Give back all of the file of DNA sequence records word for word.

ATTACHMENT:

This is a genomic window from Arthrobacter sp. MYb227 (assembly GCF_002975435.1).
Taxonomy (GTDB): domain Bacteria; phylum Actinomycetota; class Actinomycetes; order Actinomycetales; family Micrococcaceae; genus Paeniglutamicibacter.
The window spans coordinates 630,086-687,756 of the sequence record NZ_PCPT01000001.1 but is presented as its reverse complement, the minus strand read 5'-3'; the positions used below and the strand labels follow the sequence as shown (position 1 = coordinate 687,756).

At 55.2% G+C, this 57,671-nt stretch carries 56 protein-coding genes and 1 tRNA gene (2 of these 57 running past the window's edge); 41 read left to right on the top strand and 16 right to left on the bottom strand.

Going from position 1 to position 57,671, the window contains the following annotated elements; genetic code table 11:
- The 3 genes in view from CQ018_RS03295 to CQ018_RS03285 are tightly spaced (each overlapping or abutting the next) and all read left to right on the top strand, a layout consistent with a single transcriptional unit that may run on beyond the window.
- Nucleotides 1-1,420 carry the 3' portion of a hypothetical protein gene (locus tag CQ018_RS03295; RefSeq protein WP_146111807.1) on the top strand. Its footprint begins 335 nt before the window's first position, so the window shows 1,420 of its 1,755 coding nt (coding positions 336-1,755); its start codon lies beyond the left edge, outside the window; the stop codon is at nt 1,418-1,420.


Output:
This is a genomic window from Arthrobacter sp. MYb227 (assembly GCF_002975435.1).
Taxonomy (GTDB): domain Bacteria; phylum Actinomycetota; class Actinomycetes; order Actinomycetales; family Micrococcaceae; genus Paeniglutamicibacter.
The window spans coordinates 630,086-687,756 of the sequence record NZ_PCPT01000001.1 but is presented as its reverse complement, the minus strand read 5'-3'; the positions used below and the strand labels follow the sequence as shown (position 1 = coordinate 687,756).

At 55.2% G+C, this 57,671-nt stretch carries 56 protein-coding genes and 1 tRNA gene (2 of these 57 running past the window's edge); 41 read left to right on the top strand and 16 right to left on the bottom strand.

Going from position 1 to position 57,671, the window contains the following annotated elements; genetic code table 11:
- The 3 genes in view from CQ018_RS03295 to CQ018_RS03285 are tightly spaced (each overlapping or abutting the next) and all read left to right on the top strand, a layout consistent with a single transcriptional unit that may run on beyond the window.
- Nucleotides 1-1,420 carry the 3' portion of a hypothetical protein gene (locus tag CQ018_RS03295; RefSeq protein WP_146111807.1) on the top strand. Its footprint begins 335 nt before the window's first position, so the window shows 1,420 of its 1,755 coding nt (coding positions 336-1,755); its start codon lies beyond the left edge, outside the window; the stop codon is at nt 1,418-1,420.